Russian Aquarium is a Death Camp for Marine Mammals

Featured Image: Stark was bludgeoned to death by a mechanic. Image: PrimaMedia

Billed as one of the top ten aquariums in the world, Primorsky Oceanarium in Vladivostok has witnessed 15 animal deaths since 2013.

Named as the “President’s Aquarium”, according to Russia’s Prima-Media, the new aquarium has been anything but presidential for the animals housed there. A litany of dead animals from dolphins to seals and walruses to beluga whales has even led to trainers speaking out about the incompetency of the aquarium and its inability to keep its animals alive.

In December 2014, an anonymous letter sent to Prima-Media, allegedly from employees at Primorsky Oceanarium, declared that much was amiss. According to insiders, the facility’s pools didn’t meet the required Ph levels to keep the animals in optimum health.

One sea otter died after attempting four times to escape its surroundings. Two Baikal seals simply disappeared, fish were killed when the electricity was shut down, and a walrus named Tora died after swallowing a rope.

An investigation initiated in 2014, a total of six animals died — a sea otter, a walrus, a dolphin imported from Taiji, Japan, a beluga whale, and the two Baikal seals. To its credit, the oceanarium recorded every incident and the deaths were documented in accordance with established procedure.

On November 5th, 2015, the aquarium lost yet another beluga whale to a chest tumor, raising the death count to seven animals. One year on and a bottlenose dolphin named ‘Leo’ who was also imported from Taiji, Japan died due to a “weakened immune system” according to aquarium officials. Press secretary Elena Molchanov said at the time of Leo’s death:

Bottlenose dolphin, Leo, came to us already in a weakened state. He had low immunity and was often sick. No commercial dolphinarium would have taken him in such a condition, but because our purpose is not commercial, and we also rehabilitate marine animals, we took it.

A weakened immune system in any cetacean can be caused by a number of factors but is most commonly linked to environmental stress.

Bottlenose dolphin at Primorsky Aquarium. Image: PrimaMedia

Bottlenose dolphin at Primorsky Aquarium. Image: PrimaMedia

Leo was actually one of four dolphins that came from Taiji in 2012, in exchange for two beluga whales. Activists were shocked and surprised to see the 4-year-old white whales appear at Taiji’s Dolphin Base in Feb 2013. Accompanying them was a trainer from Primorsky. The whales — flown in from Vladivostock, were not there long.

Shortly after their arrival, one was noted to be ailing and trainers quickly tarped the area shielding the belugas from public view. As quickly as they appeared, the whales disappeared from Dolphin Base. It is presumed that they died.

Meanwhile, the death toll continued at the Oceanarium. In April 2016, another beluga suffocated to death. Aquarium officials stated, “She was found this morning. Somehow she opened the grate in the drain hole and stuck there. Of course, she suffocated without air.”

July 2016, two baby walruses never awoke from anesthesia after they were sedated for tusk removal.

During this same month, six more dolphins were imported from Japan. A Pacific white-sided dolphin died on August 31, and two more died just last week. Despite being in quarantine, another remains in a critical condition. One dolphin was noted to have been foaming at the mouth.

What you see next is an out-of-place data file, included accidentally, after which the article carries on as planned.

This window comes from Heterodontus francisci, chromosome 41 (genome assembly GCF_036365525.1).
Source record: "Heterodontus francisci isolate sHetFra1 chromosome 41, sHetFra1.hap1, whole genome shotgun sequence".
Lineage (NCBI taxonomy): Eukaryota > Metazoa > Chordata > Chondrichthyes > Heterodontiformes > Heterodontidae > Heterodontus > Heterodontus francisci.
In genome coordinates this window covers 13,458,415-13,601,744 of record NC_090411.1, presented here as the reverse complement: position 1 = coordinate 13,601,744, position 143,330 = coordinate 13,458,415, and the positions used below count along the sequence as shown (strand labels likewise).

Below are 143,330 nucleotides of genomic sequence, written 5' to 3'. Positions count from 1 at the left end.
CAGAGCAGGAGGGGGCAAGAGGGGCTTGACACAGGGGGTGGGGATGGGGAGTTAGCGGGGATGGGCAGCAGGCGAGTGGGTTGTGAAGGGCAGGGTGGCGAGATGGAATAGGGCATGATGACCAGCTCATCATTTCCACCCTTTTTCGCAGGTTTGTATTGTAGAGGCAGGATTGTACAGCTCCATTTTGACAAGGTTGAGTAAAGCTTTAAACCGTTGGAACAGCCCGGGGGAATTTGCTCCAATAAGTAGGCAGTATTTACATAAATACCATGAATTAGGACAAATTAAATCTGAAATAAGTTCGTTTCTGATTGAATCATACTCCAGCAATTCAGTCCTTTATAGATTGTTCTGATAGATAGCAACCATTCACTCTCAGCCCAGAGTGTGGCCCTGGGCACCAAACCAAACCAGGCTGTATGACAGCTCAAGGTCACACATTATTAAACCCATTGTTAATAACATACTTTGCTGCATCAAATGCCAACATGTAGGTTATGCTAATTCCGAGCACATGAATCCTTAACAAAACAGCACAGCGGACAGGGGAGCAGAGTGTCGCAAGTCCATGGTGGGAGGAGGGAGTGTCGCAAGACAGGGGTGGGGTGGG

Perhaps the sickest incident occurred on October 21 when a 5-month-old sea lion named Stark was killed by a blunt object. According to the oceanarium, the incident was an accident. A mechanic entered the sea lion’s enclosure and when the youngster went to greet him, he was startled enough to beat the baby with a hammer.

The oceanarium opened to great fanfare on Sep. 3, 2016 for special visitors President Vladimir Putin, Shinzo Abe the Prime Minister of Japan, and Park Geun-hye the President of South Korea. Three days later it was opened to the general public, and after just two months, the controversy over poor conditions and allegations of insider corruption continue to plague the facility.

On Oct. 27, Roman Fadeev, an employee with the oceanarium, posted on ‘Facebook’ that he blamed aquarium management for the animal deaths. He alleged that aquarium animals were fed bad fish and conditions at the facility were unsuitable for them.

Three days later former trainer Alexander Kolyadenko also spoke out in support of Fadeev’s claims. Kolyadenko also posted on his ‘Facebook’ that the CEO of the aquarium Vadim Serkov, along with the vice-president of purchasing Dolguev S.N. and chief financial officer Skaldina S.V., were involved in scheming to resell cheap and unsafe fish for double or triple the profit.

The Primorsky Aquarium falls under part of the Far Eastern Branch of the Russian Academy of Sciences and is considered a research institute. Perhaps they should research how to keep their animals alive before considering other areas of study. Fifteen deaths in three years are simply unacceptable.

Dolphin Project Cove monitor Oxana Fedorova is monitoring the situation in Russia and contributed heavily to this report. Please sign the petition to President Putin and ask him to stop the import of Taiji dolphins to Russia.

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About Elizabeth Batt

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Elizabeth is a freelance writer, a former large animal nurse and a former certified NREMT. She is passionate about the ocean and its inhabitants and her work focuses on cetacean-related issues, including captive whales and dolphins. She graduated in psychology and sociology and lives with her family in beautiful northwestern Montana.

Author: Elizabeth Batt
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